Comparing Benchmarks: AT vs IBM

Before we close things out, let's spend a moment summarizing our results and comparing the performance we saw to the kind of performance advantages that IBM advertises POWER8 is capable of.

From a high level perspective, the S822L is more expensive and consumes a lot more power than a comparable Xeon system.

With limited optimization and with the current Ubuntu 15.04, the performance-per-watt ratio favors Intel even more as the POWER8 barely outperforms the very efficient 120W TDP Xeons. So there is no denying that the Intel systems offer a superior performance/watt ratio.

However, it would be unfair to base our judgement on our first attempt as we have to admit this our first real attempt to benchmark and test the POWER8 platform. It is very likely that we will manage to extract quite a bit more performance out of the system on our second attempt. IBM POWER8 also has a big advantage in memory bandwidth. But we did not manage to port OpenFOAM to the POWER platform, probably the most likely candidate for leveraging that advantage.

We are less convinced that the POWER8 platform has a huge "raw CPU compute advantage," contrary to what for example IBM's SPECJBB (85% faster ) and SAP (29% faster) results seem to suggest.

For example, IBM's own SPECjEnterprise®2010 benchmarking shows that:

SAP is "low IPC" (hard to run many instructions in parallel in one thread) software that benefits much from low latency caches. The massive L3-cache (12-cores, 96 MB) and huge thread count are probably giving the IBM POWER8 the edge. The RAM bandwidth also helps, but in a lesser degree. IBM clearly built POWER8 with this kind of software in mind. We had individual threadcount intensive benchmarks (LZMA decompression) and L3-cache sensitive benchmarks (ElasticSearch), but t o be fair to IBM, none of our benchmarks leveraged the three strongest points (threadcount, L3-cache size and memory bandwidth) all at once like SAP.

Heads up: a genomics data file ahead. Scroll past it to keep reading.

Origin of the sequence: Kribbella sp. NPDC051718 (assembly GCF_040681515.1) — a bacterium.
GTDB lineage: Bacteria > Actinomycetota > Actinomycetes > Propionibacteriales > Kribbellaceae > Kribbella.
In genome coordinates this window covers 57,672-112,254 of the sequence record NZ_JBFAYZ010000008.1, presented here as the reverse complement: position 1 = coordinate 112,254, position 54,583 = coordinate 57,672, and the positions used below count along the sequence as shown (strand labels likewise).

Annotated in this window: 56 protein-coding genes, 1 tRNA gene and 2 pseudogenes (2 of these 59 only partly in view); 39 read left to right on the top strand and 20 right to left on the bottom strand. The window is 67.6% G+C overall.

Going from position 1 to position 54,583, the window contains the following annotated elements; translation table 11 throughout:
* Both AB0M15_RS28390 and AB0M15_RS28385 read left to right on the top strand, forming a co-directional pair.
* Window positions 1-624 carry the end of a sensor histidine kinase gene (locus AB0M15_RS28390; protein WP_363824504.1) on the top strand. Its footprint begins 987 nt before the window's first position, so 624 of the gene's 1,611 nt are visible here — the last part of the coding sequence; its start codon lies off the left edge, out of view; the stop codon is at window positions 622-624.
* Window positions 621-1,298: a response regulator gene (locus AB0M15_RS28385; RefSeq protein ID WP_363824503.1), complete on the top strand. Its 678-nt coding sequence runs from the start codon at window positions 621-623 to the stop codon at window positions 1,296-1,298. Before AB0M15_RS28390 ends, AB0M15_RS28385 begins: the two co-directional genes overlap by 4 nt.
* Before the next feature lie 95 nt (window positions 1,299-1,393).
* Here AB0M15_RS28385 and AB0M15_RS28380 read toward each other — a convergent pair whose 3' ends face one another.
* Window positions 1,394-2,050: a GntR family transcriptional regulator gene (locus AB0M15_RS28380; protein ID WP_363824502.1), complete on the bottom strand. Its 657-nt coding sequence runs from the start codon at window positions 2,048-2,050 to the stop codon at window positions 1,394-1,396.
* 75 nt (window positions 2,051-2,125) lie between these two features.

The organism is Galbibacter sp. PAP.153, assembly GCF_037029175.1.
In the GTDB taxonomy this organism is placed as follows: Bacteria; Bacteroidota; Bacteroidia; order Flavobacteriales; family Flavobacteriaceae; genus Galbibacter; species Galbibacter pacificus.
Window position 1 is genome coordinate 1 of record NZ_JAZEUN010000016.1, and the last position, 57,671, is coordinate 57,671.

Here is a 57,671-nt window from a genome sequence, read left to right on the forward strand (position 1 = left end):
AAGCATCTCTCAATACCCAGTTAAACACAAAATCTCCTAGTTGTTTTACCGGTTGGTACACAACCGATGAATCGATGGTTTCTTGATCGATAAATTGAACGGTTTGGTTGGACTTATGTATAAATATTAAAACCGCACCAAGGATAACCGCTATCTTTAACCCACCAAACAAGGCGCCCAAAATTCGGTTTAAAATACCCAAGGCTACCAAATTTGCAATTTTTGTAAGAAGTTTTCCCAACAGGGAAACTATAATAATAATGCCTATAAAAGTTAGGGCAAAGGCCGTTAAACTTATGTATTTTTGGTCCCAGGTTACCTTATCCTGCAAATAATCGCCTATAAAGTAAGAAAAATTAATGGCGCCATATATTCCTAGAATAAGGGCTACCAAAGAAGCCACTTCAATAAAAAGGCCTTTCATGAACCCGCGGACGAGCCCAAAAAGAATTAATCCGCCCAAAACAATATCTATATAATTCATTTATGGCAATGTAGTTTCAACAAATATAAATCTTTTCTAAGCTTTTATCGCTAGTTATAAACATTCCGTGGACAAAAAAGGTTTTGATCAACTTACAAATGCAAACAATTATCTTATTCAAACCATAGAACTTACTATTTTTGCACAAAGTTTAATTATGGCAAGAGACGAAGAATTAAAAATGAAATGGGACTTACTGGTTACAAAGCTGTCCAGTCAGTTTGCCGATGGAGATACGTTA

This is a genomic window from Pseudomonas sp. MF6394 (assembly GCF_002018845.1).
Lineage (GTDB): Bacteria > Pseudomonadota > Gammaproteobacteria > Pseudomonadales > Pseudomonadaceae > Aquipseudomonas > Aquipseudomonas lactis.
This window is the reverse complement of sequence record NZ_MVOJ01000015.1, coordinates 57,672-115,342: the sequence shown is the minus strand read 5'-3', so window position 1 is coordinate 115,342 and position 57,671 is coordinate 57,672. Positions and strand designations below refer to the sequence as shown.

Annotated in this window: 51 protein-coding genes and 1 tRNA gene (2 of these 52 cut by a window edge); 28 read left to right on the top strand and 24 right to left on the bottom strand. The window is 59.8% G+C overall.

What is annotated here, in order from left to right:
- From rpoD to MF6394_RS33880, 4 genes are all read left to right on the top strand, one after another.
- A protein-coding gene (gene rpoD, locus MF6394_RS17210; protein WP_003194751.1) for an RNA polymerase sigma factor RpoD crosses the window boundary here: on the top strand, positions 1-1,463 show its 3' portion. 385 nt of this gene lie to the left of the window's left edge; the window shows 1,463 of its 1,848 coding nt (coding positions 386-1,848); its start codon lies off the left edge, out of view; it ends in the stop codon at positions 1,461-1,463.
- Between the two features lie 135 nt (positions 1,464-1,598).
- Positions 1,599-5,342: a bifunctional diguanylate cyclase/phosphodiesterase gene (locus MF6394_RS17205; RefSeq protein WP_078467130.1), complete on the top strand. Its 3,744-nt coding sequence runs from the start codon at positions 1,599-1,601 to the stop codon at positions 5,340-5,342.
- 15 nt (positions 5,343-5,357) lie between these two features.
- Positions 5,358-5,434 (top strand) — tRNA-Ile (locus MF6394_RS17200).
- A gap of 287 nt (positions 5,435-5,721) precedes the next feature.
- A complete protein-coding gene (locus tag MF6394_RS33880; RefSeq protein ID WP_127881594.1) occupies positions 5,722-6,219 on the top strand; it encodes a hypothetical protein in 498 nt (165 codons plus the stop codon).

SPECJBB2013 has recently been discontinued as it was not reliable enough. We tend to trust the jEnterprise test a lot more. In any case, the best POWER8 has a 17% advantage there.

Considering that the POWER8 inside that S824 has 20% more cores and a 3% higher clockspeed, our 3.4 GHz 10-core CPU would probably be slightly behind the Xeon E5-2697 v3. We found out that the 10-core POWER8 is slightly faster than Xeon E5-2695 v3. The Xeon E5-2695 v3 is very similar to the E5-2697 v3, it is just running at a 10% lower clockspeed (All core turbo: 2.8GHz vs 3.1GHz). So all in all, our benchmarks seems to be close to the official benchmarks, albeit slightly lower.

Closing Thoughts: A Mix of Xeon "E5" and "E7"

So let's sum things up. The IBM S822L is definitely not a good choice for those looking to lower their energy bills or operate in a location with limited cooling. The pricing of the CDIMMs causes it to be more expensive than a comparable Xeon E5 based server. However, you get something in return: the CDIMMs should offer higher reliability and are more similar to the memory subsystem of the E7 than the E5. Also, PCIe adapters are hot-pluggable on the S822L and can be replaced without bringing down the system. With most Xeon E5 systems, only disks, fans and PSU are hot-pluggable.